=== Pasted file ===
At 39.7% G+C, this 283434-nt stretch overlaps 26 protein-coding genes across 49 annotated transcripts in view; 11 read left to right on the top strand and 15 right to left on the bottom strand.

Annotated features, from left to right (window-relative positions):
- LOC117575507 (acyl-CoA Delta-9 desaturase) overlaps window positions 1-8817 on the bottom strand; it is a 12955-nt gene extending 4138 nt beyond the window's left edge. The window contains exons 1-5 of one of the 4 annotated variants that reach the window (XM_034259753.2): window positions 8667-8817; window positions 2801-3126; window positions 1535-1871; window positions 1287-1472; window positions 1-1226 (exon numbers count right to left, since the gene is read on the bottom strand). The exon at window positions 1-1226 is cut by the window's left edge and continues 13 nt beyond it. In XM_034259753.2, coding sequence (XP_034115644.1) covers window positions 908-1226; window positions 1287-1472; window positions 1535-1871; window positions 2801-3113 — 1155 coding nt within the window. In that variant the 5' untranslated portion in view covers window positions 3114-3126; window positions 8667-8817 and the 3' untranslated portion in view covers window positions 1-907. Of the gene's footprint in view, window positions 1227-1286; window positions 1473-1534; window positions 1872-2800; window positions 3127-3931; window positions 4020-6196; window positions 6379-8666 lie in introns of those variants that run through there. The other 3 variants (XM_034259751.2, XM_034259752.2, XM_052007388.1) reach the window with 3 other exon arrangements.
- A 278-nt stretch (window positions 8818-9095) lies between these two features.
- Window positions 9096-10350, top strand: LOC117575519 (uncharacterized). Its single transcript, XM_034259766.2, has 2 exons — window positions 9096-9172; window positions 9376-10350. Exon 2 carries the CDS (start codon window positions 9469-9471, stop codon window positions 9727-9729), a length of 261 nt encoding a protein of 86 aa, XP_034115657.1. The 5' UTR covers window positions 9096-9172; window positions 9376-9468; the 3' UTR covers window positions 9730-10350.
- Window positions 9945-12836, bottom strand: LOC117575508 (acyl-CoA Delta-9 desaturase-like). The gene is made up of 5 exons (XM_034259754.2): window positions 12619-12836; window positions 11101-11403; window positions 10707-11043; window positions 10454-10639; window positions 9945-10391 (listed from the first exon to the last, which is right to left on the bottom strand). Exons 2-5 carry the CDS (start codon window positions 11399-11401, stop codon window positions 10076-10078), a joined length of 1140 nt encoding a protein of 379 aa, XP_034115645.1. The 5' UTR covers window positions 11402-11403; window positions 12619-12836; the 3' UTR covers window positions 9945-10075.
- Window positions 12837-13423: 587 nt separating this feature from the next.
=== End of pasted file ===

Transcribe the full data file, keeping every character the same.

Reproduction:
At 39.7% G+C, this 283434-nt stretch overlaps 26 protein-coding genes across 49 annotated transcripts in view; 11 read left to right on the top strand and 15 right to left on the bottom strand.

Annotated features, from left to right (window-relative positions):
- LOC117575507 (acyl-CoA Delta-9 desaturase) overlaps window positions 1-8817 on the bottom strand; it is a 12955-nt gene extending 4138 nt beyond the window's left edge. The window contains exons 1-5 of one of the 4 annotated variants that reach the window (XM_034259753.2): window positions 8667-8817; window positions 2801-3126; window positions 1535-1871; window positions 1287-1472; window positions 1-1226 (exon numbers count right to left, since the gene is read on the bottom strand). The exon at window positions 1-1226 is cut by the window's left edge and continues 13 nt beyond it. In XM_034259753.2, coding sequence (XP_034115644.1) covers window positions 908-1226; window positions 1287-1472; window positions 1535-1871; window positions 2801-3113 — 1155 coding nt within the window. In that variant the 5' untranslated portion in view covers window positions 3114-3126; window positions 8667-8817 and the 3' untranslated portion in view covers window positions 1-907. Of the gene's footprint in view, window positions 1227-1286; window positions 1473-1534; window positions 1872-2800; window positions 3127-3931; window positions 4020-6196; window positions 6379-8666 lie in introns of those variants that run through there. The other 3 variants (XM_034259751.2, XM_034259752.2, XM_052007388.1) reach the window with 3 other exon arrangements.
- A 278-nt stretch (window positions 8818-9095) lies between these two features.
- Window positions 9096-10350, top strand: LOC117575519 (uncharacterized). Its single transcript, XM_034259766.2, has 2 exons — window positions 9096-9172; window positions 9376-10350. Exon 2 carries the CDS (start codon window positions 9469-9471, stop codon window positions 9727-9729), a length of 261 nt encoding a protein of 86 aa, XP_034115657.1. The 5' UTR covers window positions 9096-9172; window positions 9376-9468; the 3' UTR covers window positions 9730-10350.
- Window positions 9945-12836, bottom strand: LOC117575508 (acyl-CoA Delta-9 desaturase-like). The gene is made up of 5 exons (XM_034259754.2): window positions 12619-12836; window positions 11101-11403; window positions 10707-11043; window positions 10454-10639; window positions 9945-10391 (listed from the first exon to the last, which is right to left on the bottom strand). Exons 2-5 carry the CDS (start codon window positions 11399-11401, stop codon window positions 10076-10078), a joined length of 1140 nt encoding a protein of 379 aa, XP_034115645.1. The 5' UTR covers window positions 11402-11403; window positions 12619-12836; the 3' UTR covers window positions 9945-10075.
- Window positions 12837-13423: 587 nt separating this feature from the next.